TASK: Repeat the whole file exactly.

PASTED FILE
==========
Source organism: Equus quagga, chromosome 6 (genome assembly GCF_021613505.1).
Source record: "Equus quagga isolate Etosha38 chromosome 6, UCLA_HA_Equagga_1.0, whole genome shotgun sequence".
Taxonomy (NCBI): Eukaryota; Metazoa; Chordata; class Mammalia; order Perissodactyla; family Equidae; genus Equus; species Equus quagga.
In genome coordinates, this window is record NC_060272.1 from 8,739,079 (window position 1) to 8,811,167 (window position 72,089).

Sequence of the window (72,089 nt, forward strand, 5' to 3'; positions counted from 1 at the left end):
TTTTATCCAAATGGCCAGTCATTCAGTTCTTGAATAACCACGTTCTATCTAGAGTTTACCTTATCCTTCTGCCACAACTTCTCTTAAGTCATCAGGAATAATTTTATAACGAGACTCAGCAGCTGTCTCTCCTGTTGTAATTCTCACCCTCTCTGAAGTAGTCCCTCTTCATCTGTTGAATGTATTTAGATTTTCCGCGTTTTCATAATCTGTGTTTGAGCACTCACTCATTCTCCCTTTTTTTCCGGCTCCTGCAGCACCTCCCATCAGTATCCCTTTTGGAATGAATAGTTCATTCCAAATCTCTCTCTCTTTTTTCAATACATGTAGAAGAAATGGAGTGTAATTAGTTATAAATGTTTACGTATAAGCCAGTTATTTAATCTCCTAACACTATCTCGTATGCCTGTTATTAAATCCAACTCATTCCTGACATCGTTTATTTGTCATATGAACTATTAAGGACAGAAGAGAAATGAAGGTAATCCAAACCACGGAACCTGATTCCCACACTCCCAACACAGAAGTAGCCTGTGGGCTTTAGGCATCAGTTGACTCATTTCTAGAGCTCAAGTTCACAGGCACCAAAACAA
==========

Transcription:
Source organism: Equus quagga, chromosome 6 (genome assembly GCF_021613505.1).
Source record: "Equus quagga isolate Etosha38 chromosome 6, UCLA_HA_Equagga_1.0, whole genome shotgun sequence".
Taxonomy (NCBI): Eukaryota; Metazoa; Chordata; class Mammalia; order Perissodactyla; family Equidae; genus Equus; species Equus quagga.
In genome coordinates, this window is record NC_060272.1 from 8,739,079 (window position 1) to 8,811,167 (window position 72,089).

Sequence of the window (72,089 nt, forward strand, 5' to 3'; positions counted from 1 at the left end):
TTTTATCCAAATGGCCAGTCATTCAGTTCTTGAATAACCACGTTCTATCTAGAGTTTACCTTATCCTTCTGCCACAACTTCTCTTAAGTCATCAGGAATAATTTTATAACGAGACTCAGCAGCTGTCTCTCCTGTTGTAATTCTCACCCTCTCTGAAGTAGTCCCTCTTCATCTGTTGAATGTATTTAGATTTTCCGCGTTTTCATAATCTGTGTTTGAGCACTCACTCATTCTCCCTTTTTTTCCGGCTCCTGCAGCACCTCCCATCAGTATCCCTTTTGGAATGAATAGTTCATTCCAAATCTCTCTCTCTTTTTTCAATACATGTAGAAGAAATGGAGTGTAATTAGTTATAAATGTTTACGTATAAGCCAGTTATTTAATCTCCTAACACTATCTCGTATGCCTGTTATTAAATCCAACTCATTCCTGACATCGTTTATTTGTCATATGAACTATTAAGGACAGAAGAGAAATGAAGGTAATCCAAACCACGGAACCTGATTCCCACACTCCCAACACAGAAGTAGCCTGTGGGCTTTAGGCATCAGTTGACTCATTTCTAGAGCTCAAGTTCACAGGCACCAAAACAA